Use extreme caution when viewing the rim from areas where the safety rails have not been installed. Make sure to keep an eye on your children. This can be a very dangerous place, remember that there is a 1,000 feet/305 meter drop to the Colorado River below.
Take an incredible Horseshoe Bend half-day rafting adventure. Explore this fascinating area from a different perspective along the Colorado River.
This rafting experience is available for ages 4 and up. Find out more.
Glen Canyon Dam
Glen Canyon Dam, near Page, is an energy and water source to millions of people in the western United States. Construction of the dam on the Colorado River created Lake Powell as a water storage area.
Glen Canyon Dam is the second highest concrete-arch dam in North America. It rises 710 feet/216 meters. The Hoover Dam, just outside Las Vegas, Nevada, is higher by 16 feet/4.9 meters.
Construction of the dam started in October 1956 and was completed September 13, 1963. The power plant then began its construction with the first generator firing September 4th, 1964. All eight generators were finally in full operation during 1966.
Stop by the Carl B. Hayden Visitor Center. It offers a great view of the dam and bridge. The visitor center is currently closed on Tuesday and Wednesday. Tours of the power plant and dam are closed until 2023.
Glen Canyon National Recreational Area stretches over 1.25 million acres, all the way from just south of Lees Ferry in Arizona to the top of Canyonlands National Park in Utah. It boasts dramatic landscape features rich in ancient history. It encompasses Lake Powell and shares its border with Grand Canyon National Park, Rainbow Bridge National Monument, Canyonlands National Park and Capitol Reef National Park.
Explore sacred Rainbow Bridge National Monument, Utah, near Lake Powell, Arizona. It is the tallest natural bridge in North America. Access this world wonder by taking a two hour boat ride through spectacular scenery of Lake Powell and Glen Canyon National Recreation Area.
Houseboating on Lake Powell
Houseboating on Lake Powell is an adventurer’s dream come true. Navigate the clear blue waters of remarkable Lake Powell to discover some of its 96 side canyons and nearly 2,000 miles/3218 kilometres of shoreline. The main houseboat, speed boat and watercraft rentals are offered by Lake Powell Resort at Wahweap Marina in Page. Rentals are offered year-round.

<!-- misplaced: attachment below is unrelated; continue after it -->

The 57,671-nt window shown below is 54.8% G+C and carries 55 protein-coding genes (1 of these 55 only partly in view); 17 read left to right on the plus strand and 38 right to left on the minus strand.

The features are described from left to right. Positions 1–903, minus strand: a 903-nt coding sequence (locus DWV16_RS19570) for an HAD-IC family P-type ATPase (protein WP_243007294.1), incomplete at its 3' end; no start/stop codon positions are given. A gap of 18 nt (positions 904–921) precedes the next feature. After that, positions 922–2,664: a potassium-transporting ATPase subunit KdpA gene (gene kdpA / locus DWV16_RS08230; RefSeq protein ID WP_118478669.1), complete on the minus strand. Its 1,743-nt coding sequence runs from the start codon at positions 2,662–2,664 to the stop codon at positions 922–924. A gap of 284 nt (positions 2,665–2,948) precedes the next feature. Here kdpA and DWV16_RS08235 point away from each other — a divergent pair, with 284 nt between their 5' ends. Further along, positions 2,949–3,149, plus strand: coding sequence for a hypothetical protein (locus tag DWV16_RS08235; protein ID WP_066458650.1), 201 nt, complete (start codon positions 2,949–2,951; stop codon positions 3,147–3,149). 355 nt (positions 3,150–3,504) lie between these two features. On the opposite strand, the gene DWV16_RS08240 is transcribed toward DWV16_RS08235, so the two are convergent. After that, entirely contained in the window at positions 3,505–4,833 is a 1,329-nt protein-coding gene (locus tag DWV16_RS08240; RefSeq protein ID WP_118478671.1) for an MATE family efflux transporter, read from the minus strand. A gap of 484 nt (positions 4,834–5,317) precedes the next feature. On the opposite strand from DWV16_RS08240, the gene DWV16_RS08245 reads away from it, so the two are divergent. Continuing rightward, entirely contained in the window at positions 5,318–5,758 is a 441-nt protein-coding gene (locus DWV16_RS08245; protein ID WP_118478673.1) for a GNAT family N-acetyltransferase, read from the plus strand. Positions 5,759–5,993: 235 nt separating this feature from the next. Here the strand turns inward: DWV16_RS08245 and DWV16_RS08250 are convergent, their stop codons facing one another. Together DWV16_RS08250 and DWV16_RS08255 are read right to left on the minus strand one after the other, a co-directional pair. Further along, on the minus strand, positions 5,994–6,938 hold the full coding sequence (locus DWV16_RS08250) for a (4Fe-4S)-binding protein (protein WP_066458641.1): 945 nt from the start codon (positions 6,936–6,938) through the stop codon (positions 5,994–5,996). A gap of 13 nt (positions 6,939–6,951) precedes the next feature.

The experience of houseboating is definitely one of top things to do at Lake Powell.
The 2021 season for houseboating sold out fast. Check for reservations rates for the 2022 season.
Houseboating on Lake Powell is one of the top things to do at Lake Powell. It is an unforgettable experience. Houseboats on breathtaking Lake Powell at sunset. Photo Credit: Wendy Nordvik-Carr
Take a half day 15-mile float trip down the gentle Colorado River to some of the most incredible sites in the area. The trip starts at the foot of the Glen Canyon Dam and includes Horseshoe Bend as viewed from the water, historic Lees Ferry and a road trip back passing Vermillion Cliffs.
Fishing on Lake Powell
Lake Powell is one of the most popular spots for fishing in Arizona and considered a world-class fishing destination. Try your hand at fishing for wide-mouth bass, northern pike, crappie, walleye, and catfish. These are just some of the many types of fish available in the clear waters of Lake Powell. Learn about the secrets of how and where to catch fish on Lake Powell.
Camping sites are available in the area and the National Park Service provides a complete listing. Free primitive camping along the shoreline is allowed as long as you have a portable toilet or there is an accessible toilet aboard your boat.
Wendy Nordvik-Carr is a highly regarded travel writer who produces quality, well-researched articles with stunning photography and video.
She seeks out authentic experiences showcasing the people, culture and history that make each destination unique. Her focus is on solo, couple and multigenerational travel through cruising, air and road trip adventures.
Wendy is the editor & writer for LifesIncredibleJourney.com, a travel site that encourages exploration of destinations near & far.
She is a TMAC Director, Chair, National PD Committee and Chair of TMAC's BC & Yukon Chapter, as well as a member of SATW & NATJA.